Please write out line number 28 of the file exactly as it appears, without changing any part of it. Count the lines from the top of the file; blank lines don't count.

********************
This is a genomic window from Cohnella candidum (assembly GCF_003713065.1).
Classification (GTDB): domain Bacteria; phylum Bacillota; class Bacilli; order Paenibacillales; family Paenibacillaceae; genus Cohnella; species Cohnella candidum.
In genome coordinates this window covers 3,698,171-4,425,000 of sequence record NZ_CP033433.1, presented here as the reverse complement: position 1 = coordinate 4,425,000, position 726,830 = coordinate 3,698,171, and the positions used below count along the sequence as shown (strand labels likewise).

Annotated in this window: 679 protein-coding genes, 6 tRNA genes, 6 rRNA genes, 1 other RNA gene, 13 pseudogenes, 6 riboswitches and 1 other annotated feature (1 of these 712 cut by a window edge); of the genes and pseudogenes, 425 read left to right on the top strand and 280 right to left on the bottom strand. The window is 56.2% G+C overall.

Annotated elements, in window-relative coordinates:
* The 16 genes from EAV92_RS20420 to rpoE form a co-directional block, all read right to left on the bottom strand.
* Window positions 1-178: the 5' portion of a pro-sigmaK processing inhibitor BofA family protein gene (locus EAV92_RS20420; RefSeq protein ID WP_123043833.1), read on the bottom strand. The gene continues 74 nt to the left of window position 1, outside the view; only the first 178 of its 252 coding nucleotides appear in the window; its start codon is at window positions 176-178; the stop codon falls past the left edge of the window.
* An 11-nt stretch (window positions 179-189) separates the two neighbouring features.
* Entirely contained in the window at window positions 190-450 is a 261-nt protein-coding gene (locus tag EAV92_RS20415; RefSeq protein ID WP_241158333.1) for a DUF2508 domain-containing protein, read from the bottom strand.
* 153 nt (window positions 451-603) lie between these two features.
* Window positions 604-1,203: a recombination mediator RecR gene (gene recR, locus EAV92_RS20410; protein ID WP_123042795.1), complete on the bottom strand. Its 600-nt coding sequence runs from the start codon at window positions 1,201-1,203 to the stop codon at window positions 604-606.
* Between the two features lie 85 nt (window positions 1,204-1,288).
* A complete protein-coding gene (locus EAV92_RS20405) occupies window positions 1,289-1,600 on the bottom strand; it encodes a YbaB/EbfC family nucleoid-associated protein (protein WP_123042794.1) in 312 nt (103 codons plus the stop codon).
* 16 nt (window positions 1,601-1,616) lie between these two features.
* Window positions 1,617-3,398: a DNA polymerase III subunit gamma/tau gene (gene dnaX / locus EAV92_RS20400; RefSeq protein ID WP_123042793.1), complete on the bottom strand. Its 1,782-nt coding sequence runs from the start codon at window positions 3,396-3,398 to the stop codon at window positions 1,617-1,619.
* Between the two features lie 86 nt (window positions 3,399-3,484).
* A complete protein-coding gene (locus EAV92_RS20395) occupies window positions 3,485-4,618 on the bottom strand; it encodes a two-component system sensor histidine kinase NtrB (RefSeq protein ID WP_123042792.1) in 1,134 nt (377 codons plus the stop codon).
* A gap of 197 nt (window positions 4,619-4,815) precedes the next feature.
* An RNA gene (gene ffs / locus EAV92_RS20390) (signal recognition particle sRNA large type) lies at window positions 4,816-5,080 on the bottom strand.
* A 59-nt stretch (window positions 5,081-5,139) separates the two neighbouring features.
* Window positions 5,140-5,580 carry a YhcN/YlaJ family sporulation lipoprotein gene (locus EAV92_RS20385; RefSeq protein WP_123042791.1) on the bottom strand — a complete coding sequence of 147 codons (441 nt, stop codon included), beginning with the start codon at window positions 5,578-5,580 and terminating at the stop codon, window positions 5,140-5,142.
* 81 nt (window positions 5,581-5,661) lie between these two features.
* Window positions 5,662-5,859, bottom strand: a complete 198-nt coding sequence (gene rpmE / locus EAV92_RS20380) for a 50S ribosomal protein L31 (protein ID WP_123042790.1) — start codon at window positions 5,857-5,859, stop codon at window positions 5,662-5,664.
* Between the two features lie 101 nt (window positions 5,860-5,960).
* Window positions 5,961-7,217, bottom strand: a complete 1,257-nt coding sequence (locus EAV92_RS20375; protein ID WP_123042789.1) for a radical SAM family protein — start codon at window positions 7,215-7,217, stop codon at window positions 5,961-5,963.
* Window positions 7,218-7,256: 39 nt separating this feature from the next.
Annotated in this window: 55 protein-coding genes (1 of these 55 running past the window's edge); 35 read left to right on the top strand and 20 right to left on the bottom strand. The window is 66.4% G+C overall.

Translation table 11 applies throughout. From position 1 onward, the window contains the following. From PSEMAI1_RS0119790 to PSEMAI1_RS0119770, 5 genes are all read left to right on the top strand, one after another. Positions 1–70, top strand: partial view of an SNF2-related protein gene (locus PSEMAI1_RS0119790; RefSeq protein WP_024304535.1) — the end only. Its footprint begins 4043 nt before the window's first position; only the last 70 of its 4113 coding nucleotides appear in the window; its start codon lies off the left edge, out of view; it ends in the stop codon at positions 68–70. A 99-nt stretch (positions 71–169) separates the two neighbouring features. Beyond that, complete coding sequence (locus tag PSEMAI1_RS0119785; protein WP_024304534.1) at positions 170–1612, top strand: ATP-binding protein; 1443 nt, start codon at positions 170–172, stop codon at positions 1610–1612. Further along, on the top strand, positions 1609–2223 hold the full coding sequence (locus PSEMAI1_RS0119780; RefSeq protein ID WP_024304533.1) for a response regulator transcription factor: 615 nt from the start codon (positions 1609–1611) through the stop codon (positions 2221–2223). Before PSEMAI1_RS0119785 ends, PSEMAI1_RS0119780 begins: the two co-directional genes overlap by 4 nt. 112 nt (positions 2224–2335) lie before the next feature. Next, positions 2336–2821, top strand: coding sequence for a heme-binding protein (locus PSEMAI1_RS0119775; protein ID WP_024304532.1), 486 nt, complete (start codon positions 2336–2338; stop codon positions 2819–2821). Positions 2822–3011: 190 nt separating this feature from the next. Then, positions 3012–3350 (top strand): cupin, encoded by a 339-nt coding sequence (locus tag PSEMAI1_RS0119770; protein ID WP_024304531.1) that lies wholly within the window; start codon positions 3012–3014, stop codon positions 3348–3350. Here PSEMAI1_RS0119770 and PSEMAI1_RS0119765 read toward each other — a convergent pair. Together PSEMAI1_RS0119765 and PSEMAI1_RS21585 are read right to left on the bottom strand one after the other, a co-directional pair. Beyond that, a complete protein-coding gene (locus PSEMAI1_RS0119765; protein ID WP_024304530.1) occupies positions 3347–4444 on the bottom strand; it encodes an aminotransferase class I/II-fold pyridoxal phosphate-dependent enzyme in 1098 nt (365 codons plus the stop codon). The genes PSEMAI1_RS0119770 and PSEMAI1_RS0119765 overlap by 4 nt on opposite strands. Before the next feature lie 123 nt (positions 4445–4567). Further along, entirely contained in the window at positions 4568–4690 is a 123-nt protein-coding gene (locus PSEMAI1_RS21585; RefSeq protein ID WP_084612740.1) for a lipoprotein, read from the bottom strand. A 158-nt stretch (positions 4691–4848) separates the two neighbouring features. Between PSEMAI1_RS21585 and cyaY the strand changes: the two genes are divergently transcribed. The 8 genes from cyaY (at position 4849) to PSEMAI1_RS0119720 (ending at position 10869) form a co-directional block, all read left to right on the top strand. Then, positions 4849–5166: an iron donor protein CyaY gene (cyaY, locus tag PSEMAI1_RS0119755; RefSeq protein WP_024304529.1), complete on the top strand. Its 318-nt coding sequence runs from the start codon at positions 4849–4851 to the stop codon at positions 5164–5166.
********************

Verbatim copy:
Translation table 11 applies throughout. From position 1 onward, the window contains the following. From PSEMAI1_RS0119790 to PSEMAI1_RS0119770, 5 genes are all read left to right on the top strand, one after another. Positions 1–70, top strand: partial view of an SNF2-related protein gene (locus PSEMAI1_RS0119790; RefSeq protein WP_024304535.1) — the end only. Its footprint begins 4043 nt before the window's first position; only the last 70 of its 4113 coding nucleotides appear in the window; its start codon lies off the left edge, out of view; it ends in the stop codon at positions 68–70. A 99-nt stretch (positions 71–169) separates the two neighbouring features. Beyond that, complete coding sequence (locus tag PSEMAI1_RS0119785; protein WP_024304534.1) at positions 170–1612, top strand: ATP-binding protein; 1443 nt, start codon at positions 170–172, stop codon at positions 1610–1612. Further along, on the top strand, positions 1609–2223 hold the full coding sequence (locus PSEMAI1_RS0119780; RefSeq protein ID WP_024304533.1) for a response regulator transcription factor: 615 nt from the start codon (positions 1609–1611) through the stop codon (positions 2221–2223). Before PSEMAI1_RS0119785 ends, PSEMAI1_RS0119780 begins: the two co-directional genes overlap by 4 nt. 112 nt (positions 2224–2335) lie before the next feature. Next, positions 2336–2821, top strand: coding sequence for a heme-binding protein (locus PSEMAI1_RS0119775; protein ID WP_024304532.1), 486 nt, complete (start codon positions 2336–2338; stop codon positions 2819–2821). Positions 2822–3011: 190 nt separating this feature from the next. Then, positions 3012–3350 (top strand): cupin, encoded by a 339-nt coding sequence (locus tag PSEMAI1_RS0119770; protein ID WP_024304531.1) that lies wholly within the window; start codon positions 3012–3014, stop codon positions 3348–3350. Here PSEMAI1_RS0119770 and PSEMAI1_RS0119765 read toward each other — a convergent pair. Together PSEMAI1_RS0119765 and PSEMAI1_RS21585 are read right to left on the bottom strand one after the other, a co-directional pair. Beyond that, a complete protein-coding gene (locus PSEMAI1_RS0119765; protein ID WP_024304530.1) occupies positions 3347–4444 on the bottom strand; it encodes an aminotransferase class I/II-fold pyridoxal phosphate-dependent enzyme in 1098 nt (365 codons plus the stop codon). The genes PSEMAI1_RS0119770 and PSEMAI1_RS0119765 overlap by 4 nt on opposite strands. Before the next feature lie 123 nt (positions 4445–4567). Further along, entirely contained in the window at positions 4568–4690 is a 123-nt protein-coding gene (locus PSEMAI1_RS21585; RefSeq protein ID WP_084612740.1) for a lipoprotein, read from the bottom strand. A 158-nt stretch (positions 4691–4848) separates the two neighbouring features. Between PSEMAI1_RS21585 and cyaY the strand changes: the two genes are divergently transcribed. The 8 genes from cyaY (at position 4849) to PSEMAI1_RS0119720 (ending at position 10869) form a co-directional block, all read left to right on the top strand. Then, positions 4849–5166: an iron donor protein CyaY gene (cyaY, locus tag PSEMAI1_RS0119755; RefSeq protein WP_024304529.1), complete on the top strand. Its 318-nt coding sequence runs from the start codon at positions 4849–4851 to the stop codon at positions 5164–5166.